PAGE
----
Cut to — dinner than night at the cutest Italian restaurant down a side street off the square. It had all the little un-Mexican touches of a quaint European cafe, so we stopped in for some lobster spaghetti (con homemade noodles). I noticed the incredibly tan, fantastically fit chef was limping and walking funny like a cowboy and somehow I knew — he’s the windsurfer. Nice to put a face to that experience.
To get to Holbox, catch the ferry from Chiquila, which is ~3 hours by bus, or shorter taxi ride, from Cancun.
7. San Miguel de Allende
Like most expat communities in Mexico, San Miguel remains a safe place to travel.
As much as 10% of the population of this UNESCO-listed city holds a foreign passport, and it’s been that way since the ’30s and ’40s.
Zander Westendarp, a family friend who’s spent several months in SMA on multiple trips, dropped the following info bomb:
For accommodations, SMA has a wealth of options. For example, you can rent a mansion by the week that sleeps 12 or more from Casas Elegantes, choose from a variety of B&Bs, or perhaps stay at the elegant Casa Sierra Nevada (be sure to have a Don Julio Reposado tequila in their bar).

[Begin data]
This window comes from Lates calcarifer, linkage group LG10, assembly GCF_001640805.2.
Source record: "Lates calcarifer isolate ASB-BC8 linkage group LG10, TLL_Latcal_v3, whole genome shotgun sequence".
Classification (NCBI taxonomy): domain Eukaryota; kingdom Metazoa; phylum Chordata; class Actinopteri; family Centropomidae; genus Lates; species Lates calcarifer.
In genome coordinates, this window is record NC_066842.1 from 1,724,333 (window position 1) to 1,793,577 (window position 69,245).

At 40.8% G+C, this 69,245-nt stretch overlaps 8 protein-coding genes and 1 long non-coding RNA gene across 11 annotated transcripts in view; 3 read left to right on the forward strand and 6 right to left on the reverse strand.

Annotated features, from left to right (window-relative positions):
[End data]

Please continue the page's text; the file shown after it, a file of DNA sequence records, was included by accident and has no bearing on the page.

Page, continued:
Once in SMA there are endless things to do. Wonderful restaurants abound. At random I can recall good times at El Pegaso, Berlin, Café Etc., Olé Olé, Hecho en México, and The Restaurant (often cited as the best).
Take in the music and cocktails at La Malinche. See if Doc is in town. Go on the Sunday morning House and Garden Tour sponsored by the Biblioteca. Stroll the arts and crafts shops at the Fabrica Aurora. Sign up for a Spanish language class at any number of schools (Academia Hispano Americana, Habla Ispana, Warren Hardy, and others). Take an art or photography class at the Instituto Allende. Visit the nearby “ghost town” and artist enclave of Pozos. And be sure to check out the Charco del Ingenio, a vast nature reserve and favorite with bird watchers.